From a distance, the whiteboard calendar on a kitchen wall in the Gleasons’ house in Highland Park appears to be a multicolored mess, an art project gone D-minus bad.
Practically every square — for each day in December — contains at least one reminder of an activity for the family of six: Robin Taxman-Gleason and her husband, Chris Gleason; Robin’s stepchildren, 14-year-old Connor and 10-year-old Logan; and the couple’s pair of toddlers, four-year-old Nola and two-year-old Talia.
The parents’ to-do items were written with a pink dry-erase marker. Green words and start times denote activities for the preschoolers. Wondering what Connor has to do on a certain day? Look for the blue scribbles and scratches. Anything jotted in black is a Logan commitment.
Packed. The Gleasons’ days are crazy-busy packed.
“That whiteboard is my bible,” says Robin, a preschooler teacher who plans to celebrate Hanukkah (Dec. 16-24) and Christmas under the same roof again this month. “December is a tough month, and not just because we’re all doing so many things and driving all over the place. When we’re home we all usually have to stay inside because of the weather. And we’re all usually sick at the same time.
“I try as hard as I can to attend a yoga class two times a week. Yoga keeps me sane.”
Moms on the North Shore do not get varsity letters for serving as invaluable captains of their households and making sure their children arrive at games on time. And in full uniform. But they should, shouldn’t they? Especially during the merry month of December, when holiday and birthday parties (for kids and adults) seemingly outnumber the number of school days and work days, and when the driver’s seat of the family car becomes way more familiar than the comfy chair in the den.
“You have to have a sense of humor during this time of year,” says Lake Forest resident Catherine Yehle, a mother of four (ages 11-16) who works 20-plus hours a week as program director at Gorton Community Center in her hometown and recently joined the Lake Forest Caucus. “You can’t take everything too seriously. The calendar we put up on a wall in our kitchen is one of those big ones you see in offices. December … it’s not pretty; there’s a lot written all over it.
“I remember my mom put a sign up at home with the line, ‘Christmas should be every other year.’ ”
Many swim practices for one of Yehle’s children start at 5:45 a.m. On those days she wakes up at 5:30 a.m., taxies (fare: free) the athlete to the school, drives back home, gets ready for work. After work, there might be a hockey tournament on the docket, a dance commitment for another child, volunteer duty (with her husband, Jeff) at a school’s concession stand, dinner to prepare, a tennis match with friends.
Maybe all of the above. Busy, busy.
“Tennis helps my mind,” Yehle says. “I like it because it forces me to be sharp. I have to be sharp when I play against the women in our group.”
Jennifer Riccardi Virgili of Wilmette works five days week in Chicago as director of corporate finance and banking for Boeing. The mother of three young passengers at home (ages six, four and one) likes to work out at her work place and run.
“Get the endorphins going — that keeps me sane,” says Virgili, who grew up in Northbrook and attended Glenbrook North High School. “But I don’t get overwhelmed in December because I make sure I don’t overcommit, don’t take on more than I can handle. My kids … they’re getting invited to parties now and doing activities on the weekends. My [company-issued] Blackberry holds my work and personal calendars. My calendar used to be in my head before I had children.”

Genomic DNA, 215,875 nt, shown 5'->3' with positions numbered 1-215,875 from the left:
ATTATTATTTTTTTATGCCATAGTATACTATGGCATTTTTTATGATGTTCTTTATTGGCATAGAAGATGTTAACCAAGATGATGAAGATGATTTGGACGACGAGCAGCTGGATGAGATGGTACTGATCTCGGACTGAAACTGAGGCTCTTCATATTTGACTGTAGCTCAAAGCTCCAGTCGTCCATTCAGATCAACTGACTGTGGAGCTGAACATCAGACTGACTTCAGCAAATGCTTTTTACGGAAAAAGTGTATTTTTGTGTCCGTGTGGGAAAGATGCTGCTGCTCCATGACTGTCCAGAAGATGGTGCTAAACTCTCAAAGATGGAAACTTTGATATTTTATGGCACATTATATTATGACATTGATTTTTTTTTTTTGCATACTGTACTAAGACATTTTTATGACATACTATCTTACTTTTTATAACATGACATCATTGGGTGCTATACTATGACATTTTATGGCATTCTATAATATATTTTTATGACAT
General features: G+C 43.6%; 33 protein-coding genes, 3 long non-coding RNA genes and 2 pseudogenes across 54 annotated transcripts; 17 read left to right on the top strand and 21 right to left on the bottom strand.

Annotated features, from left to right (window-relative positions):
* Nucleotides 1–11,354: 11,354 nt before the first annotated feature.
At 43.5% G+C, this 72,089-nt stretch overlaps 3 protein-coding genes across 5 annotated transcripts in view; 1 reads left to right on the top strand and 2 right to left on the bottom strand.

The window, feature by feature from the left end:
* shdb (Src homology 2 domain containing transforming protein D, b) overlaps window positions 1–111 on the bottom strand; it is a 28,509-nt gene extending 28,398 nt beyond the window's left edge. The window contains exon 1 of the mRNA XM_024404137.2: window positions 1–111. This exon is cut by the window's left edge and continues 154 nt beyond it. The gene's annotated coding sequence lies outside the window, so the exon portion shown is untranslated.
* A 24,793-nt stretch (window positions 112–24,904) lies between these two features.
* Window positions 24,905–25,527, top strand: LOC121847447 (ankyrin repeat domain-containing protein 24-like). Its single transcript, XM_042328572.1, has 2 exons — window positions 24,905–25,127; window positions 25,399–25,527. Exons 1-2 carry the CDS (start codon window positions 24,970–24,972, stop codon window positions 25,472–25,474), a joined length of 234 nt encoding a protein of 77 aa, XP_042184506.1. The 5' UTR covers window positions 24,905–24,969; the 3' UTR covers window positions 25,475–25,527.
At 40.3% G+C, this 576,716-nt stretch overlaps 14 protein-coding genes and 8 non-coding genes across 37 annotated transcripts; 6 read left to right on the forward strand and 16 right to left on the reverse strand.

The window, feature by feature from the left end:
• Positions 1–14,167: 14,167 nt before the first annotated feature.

Act I in Alex Buck’s typical day: view her work, personal and three kids’ schedules and focus on completing one medium- and one low-priority task — before tackling her high priorities.
“I used to deal with only high priorities,” says Buck, a resident of Evanston, mother of three (ages six, five and two), COO of a law firm, practicing attorney and co-founder of Plumwise, a private, selective recommendation site. “It would take me eight months to complete all of my mediums and lows. Now, I’m at least taking care of some of those.
“My kids go to three different schools in three different towns [Wilmette, Winnetka and Evanston], so it can get a little hectic at times. Each day I make sure my husband [Jon], our nanny and I have a laminated version of the schedule detailing all of our commitments. You can put that in the seat next to you in the car or in the center console.”
In addition to her highly active professional and family lives, Buck somehow manages to find time for commitments to nonprofit organizations. Her social life? She has one of those, too — without having to apply an oversized shoehorn to squeeze it into her jam-packed days. Alex and Jon attended three parties between Dec. 1-7, including their own.
“I love hosting parties,” Buck says. “I love parties this time of year. My advice to people hosting parties in December is, ‘Don’t be afraid to cater, don’t hesitate to hire a bartender.’ We have found it’s more sane to have a bartender.”
During December — and the other 11 months — Jacque Heydorn of Lake Forest prefers running around. And working out. And leading fitness classes at Shred 415 in Northfield. The mother of three (ages eight, 10 and 12] and wife of Warren raises two boys who wrestle and a daughter who swims. The Heydorns’ activities-laden whiteboard adorns a wall in their laundry room. Wonder what spins more in there, … heads or the washing machine?
“A lot of people out there are snapping at others because they’re stressed at this time of year,” Jacque Heydorn says. “They’re also tired or not feeling well. They’re not getting enough sleep. Maybe they’re not exercising. I tell my kids, ‘You’ll treat people as well as you feel about yourself.’ It’s important for all of us to do whatever we need to do to get that feeling.”